- They’ll tell us this is about piracy, but it’s not. Sci-Hub has been around since 2011, and major publisher stock prices are higher than ever. Piracy is just a useful rationale for building support for broad implementation of GetFTR.
These concerns presume GetFTR is executed well, and given the mission-critical nature of the project and the unlimited funding available, expect it will be.
So, what to do? That’s a question we’ve been asking ourselves and our colleagues in the library for quite some time now. As a small non-profit, we’d have a hard time taking every big publisher and vendors head-on. Instead, our answer has been to flip the question. Most people are asking, “How do we make it easier for researchers to access papers they can get instantly, freely, and legally either through Open Access or subscriptions?.” We’ve instead been asking “What should we do when they can’t?”. If you can answer that, you understand how to help reduce reliance on big publishers, big deals, and bridge the gaps between today and a world where everything is open.
We’ve begun answering that question in our new services, each built in partnership with the library community. That is why we’ve invested in Interlibrary Loan, which can legally deliver articles libraries don’t have subscriptions to. With InstantILL, we’re making it easy for researchers to use while making it cheaper and faster for the library to deliver papers. We’re making dramatically more content freely available through self-archiving by simplifying it to nearly a one-click process with shareyourpaper.org. We’re making emailing authors a powerful tool for access and change, with requests, which drive authors to self-archive. Our bet is that by decreasing the impact of not having instant access, we can make a dent in the power that comes by controlling access. Our hope is that by working with libraries to build innovative new tools, we can find out what actually works, and scale as others follow.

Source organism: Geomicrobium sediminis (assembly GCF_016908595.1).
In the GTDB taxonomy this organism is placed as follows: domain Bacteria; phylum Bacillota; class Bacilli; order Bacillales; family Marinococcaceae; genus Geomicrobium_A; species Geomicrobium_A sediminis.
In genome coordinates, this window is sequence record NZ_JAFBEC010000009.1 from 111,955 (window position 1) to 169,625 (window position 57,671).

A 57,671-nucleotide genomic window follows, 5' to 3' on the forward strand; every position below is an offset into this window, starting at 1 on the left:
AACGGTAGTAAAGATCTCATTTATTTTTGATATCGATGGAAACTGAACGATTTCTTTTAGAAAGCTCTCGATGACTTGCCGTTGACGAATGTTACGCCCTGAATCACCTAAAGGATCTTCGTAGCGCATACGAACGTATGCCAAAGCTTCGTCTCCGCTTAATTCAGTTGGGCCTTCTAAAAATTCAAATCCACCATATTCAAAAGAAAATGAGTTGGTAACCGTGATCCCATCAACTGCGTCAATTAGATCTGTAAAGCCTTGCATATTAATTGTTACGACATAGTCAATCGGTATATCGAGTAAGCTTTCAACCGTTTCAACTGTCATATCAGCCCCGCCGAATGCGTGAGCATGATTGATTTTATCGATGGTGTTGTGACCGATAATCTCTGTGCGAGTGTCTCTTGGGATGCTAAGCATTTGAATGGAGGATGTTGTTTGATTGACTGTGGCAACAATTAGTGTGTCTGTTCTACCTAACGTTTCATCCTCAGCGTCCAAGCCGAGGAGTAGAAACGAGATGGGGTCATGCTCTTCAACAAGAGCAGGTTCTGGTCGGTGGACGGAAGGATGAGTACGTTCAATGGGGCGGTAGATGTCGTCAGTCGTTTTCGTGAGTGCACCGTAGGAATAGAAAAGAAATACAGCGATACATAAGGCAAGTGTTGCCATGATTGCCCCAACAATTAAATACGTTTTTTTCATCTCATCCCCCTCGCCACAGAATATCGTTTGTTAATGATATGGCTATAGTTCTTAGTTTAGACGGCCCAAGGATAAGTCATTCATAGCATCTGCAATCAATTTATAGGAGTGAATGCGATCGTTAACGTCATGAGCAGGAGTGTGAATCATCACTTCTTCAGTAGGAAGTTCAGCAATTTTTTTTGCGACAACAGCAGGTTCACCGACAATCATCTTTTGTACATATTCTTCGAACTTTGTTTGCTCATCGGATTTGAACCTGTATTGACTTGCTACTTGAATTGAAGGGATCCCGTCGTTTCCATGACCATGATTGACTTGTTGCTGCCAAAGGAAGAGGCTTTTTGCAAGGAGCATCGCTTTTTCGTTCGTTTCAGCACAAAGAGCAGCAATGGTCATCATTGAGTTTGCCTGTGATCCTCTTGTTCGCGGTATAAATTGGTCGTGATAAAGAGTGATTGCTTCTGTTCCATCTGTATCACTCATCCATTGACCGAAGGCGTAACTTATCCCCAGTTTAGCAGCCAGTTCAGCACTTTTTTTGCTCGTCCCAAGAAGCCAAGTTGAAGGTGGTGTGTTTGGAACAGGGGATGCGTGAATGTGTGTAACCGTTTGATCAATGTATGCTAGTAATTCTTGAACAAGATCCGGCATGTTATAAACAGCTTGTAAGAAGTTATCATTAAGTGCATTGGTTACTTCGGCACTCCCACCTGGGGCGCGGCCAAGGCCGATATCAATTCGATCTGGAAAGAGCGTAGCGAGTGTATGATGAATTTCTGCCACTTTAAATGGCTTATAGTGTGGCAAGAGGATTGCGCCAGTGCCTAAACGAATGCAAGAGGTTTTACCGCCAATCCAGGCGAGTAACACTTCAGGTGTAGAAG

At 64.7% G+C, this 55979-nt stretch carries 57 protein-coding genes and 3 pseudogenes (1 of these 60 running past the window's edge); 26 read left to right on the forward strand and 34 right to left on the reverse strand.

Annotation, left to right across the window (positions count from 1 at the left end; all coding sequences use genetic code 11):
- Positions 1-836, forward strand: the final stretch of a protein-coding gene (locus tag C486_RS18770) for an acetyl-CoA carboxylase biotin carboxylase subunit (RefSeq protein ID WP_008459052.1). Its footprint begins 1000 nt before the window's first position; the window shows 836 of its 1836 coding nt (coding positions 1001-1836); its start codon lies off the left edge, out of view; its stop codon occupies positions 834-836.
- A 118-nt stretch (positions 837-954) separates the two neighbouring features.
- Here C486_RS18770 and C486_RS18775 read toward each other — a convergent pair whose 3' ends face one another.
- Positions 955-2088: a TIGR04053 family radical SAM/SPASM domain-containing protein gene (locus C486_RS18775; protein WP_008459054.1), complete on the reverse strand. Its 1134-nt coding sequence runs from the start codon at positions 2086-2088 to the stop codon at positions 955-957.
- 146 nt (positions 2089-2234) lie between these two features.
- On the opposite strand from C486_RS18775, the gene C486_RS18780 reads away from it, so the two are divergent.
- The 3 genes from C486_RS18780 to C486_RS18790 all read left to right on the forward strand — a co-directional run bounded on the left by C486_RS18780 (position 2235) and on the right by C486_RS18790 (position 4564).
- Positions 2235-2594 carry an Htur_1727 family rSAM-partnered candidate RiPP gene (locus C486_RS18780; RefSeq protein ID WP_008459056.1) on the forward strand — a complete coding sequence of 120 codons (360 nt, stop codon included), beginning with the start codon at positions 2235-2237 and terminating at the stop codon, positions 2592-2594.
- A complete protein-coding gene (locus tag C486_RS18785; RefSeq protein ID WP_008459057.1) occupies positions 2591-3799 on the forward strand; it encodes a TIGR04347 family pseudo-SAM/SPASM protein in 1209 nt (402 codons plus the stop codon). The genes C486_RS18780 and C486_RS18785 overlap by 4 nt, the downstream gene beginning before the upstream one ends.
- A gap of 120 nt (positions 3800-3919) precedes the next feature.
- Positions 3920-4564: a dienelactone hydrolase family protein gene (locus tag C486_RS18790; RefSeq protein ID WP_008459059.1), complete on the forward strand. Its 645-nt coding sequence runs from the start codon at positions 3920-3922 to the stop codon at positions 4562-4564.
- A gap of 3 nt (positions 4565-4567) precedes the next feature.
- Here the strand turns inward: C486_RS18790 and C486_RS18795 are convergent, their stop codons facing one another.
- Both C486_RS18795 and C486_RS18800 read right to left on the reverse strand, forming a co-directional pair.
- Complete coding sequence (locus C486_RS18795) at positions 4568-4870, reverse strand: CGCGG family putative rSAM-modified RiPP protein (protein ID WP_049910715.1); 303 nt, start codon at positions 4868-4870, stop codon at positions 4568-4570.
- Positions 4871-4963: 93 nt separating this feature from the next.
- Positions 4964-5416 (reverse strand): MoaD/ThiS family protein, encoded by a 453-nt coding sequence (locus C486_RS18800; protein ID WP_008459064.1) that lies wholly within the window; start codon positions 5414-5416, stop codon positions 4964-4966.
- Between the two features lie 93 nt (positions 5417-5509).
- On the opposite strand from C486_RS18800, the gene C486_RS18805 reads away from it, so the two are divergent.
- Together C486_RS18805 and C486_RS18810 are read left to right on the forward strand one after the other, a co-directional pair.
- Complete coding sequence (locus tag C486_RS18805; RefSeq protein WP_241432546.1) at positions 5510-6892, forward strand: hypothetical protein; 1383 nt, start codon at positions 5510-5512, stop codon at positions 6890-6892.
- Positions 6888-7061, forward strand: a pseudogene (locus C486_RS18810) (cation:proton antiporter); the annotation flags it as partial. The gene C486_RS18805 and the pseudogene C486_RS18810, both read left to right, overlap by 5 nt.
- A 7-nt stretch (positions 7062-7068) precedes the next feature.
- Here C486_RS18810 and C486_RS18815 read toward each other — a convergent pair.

As a community, we have to act boldly. Time is not on our side if we hope to maintain what control over delivery we currently have, and seize an opportunity to take back rights for patrons. We must resist this new effort, invest in community-owned initiatives, and demand more action from library technology vendors.
Winning might take overhauling the user experience of link resolvers, focusing library search offerings on delivery, backing browser extensions that share our values by pre-installing them on machines, promoting on homepages, and having vendors support them. To resist means organizing the community against whatever pressure comes to libraries to participate: SPARC has a roadmap to help navigate this. These are not insignificant things to do, they are not the only things to do. But the goals: ensuring scholars control scholarship and ensuring open access also means private access, are surely worth it.
If you’d like to act boldly, drop us an email.
Thanks to the Arcadia Fund for generously supporting our work.